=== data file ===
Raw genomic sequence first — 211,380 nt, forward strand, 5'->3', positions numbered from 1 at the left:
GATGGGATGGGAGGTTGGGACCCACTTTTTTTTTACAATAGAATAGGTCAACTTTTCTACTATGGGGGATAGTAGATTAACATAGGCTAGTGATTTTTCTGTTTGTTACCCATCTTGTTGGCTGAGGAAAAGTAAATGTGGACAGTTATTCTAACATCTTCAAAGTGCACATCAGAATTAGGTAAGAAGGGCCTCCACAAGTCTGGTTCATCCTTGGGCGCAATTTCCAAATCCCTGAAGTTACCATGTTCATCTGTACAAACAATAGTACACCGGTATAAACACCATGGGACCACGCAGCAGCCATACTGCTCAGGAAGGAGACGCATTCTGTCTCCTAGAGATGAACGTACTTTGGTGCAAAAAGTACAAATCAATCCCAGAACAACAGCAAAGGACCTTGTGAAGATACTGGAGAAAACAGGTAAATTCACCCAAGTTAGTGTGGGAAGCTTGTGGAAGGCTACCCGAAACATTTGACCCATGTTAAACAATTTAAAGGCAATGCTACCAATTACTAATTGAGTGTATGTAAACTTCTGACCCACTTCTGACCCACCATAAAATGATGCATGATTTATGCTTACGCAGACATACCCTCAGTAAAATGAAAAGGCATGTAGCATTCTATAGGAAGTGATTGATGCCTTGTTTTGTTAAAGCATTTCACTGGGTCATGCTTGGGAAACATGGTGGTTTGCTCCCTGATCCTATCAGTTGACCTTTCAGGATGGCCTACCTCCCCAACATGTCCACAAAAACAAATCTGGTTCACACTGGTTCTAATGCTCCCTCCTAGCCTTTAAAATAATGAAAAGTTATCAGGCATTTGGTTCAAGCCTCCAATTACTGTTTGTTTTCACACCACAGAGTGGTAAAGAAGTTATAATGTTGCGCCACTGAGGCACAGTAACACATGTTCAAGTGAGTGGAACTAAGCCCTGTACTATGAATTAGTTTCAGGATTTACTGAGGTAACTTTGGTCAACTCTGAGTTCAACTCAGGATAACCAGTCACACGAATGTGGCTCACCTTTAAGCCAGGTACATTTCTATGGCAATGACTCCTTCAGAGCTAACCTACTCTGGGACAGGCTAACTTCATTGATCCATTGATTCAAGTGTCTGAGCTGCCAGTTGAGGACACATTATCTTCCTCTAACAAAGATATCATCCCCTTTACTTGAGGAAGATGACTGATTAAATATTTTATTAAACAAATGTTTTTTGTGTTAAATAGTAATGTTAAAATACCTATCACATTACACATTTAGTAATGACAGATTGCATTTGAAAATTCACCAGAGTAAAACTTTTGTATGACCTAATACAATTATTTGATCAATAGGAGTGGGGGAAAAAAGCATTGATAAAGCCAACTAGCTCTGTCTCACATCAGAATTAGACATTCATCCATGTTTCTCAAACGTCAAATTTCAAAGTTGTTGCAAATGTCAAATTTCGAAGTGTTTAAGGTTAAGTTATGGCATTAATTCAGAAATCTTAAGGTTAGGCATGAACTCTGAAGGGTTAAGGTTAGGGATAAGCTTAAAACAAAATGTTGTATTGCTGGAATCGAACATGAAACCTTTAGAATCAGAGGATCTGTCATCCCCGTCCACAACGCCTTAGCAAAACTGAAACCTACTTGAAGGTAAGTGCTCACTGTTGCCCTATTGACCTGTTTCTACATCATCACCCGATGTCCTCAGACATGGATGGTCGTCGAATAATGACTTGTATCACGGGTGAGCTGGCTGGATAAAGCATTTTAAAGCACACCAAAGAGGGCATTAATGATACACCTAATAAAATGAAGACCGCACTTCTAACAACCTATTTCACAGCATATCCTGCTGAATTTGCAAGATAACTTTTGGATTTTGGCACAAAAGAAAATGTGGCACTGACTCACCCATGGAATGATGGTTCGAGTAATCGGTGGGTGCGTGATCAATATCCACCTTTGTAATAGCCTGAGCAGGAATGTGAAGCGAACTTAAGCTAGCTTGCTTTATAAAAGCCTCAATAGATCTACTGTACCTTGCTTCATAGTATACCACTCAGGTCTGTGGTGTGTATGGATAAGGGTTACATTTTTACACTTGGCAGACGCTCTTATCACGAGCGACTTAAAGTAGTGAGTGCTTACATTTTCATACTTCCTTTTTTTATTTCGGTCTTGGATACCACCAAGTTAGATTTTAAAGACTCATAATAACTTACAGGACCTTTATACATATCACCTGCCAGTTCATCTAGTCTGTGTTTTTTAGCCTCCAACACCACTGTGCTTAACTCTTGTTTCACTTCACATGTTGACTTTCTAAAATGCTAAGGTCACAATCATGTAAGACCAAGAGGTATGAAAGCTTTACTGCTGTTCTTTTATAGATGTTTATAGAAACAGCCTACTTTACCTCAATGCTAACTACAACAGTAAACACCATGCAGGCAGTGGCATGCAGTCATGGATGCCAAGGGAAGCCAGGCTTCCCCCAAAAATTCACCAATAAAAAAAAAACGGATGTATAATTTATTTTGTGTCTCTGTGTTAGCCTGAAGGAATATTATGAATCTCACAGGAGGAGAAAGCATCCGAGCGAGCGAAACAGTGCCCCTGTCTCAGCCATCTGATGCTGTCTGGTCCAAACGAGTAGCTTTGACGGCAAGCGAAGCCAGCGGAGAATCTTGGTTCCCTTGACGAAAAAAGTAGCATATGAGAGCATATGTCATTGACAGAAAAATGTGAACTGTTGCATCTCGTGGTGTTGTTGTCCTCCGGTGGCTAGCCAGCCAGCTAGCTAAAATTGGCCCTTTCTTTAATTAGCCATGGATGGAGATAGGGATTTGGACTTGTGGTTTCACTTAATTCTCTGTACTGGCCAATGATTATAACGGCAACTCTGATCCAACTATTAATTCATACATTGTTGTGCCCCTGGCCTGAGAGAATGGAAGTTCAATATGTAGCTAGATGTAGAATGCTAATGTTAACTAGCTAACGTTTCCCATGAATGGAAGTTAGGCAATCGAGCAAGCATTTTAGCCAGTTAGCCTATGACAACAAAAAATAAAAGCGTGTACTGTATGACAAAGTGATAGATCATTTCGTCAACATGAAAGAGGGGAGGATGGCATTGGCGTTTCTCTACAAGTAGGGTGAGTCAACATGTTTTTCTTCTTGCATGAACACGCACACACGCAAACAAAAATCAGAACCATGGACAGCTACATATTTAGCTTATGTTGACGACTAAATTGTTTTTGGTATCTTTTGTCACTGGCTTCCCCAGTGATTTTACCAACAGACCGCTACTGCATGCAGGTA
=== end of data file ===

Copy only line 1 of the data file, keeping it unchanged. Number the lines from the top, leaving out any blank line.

Raw genomic sequence first — 211,380 nt, forward strand, 5'->3', positions numbered from 1 at the left: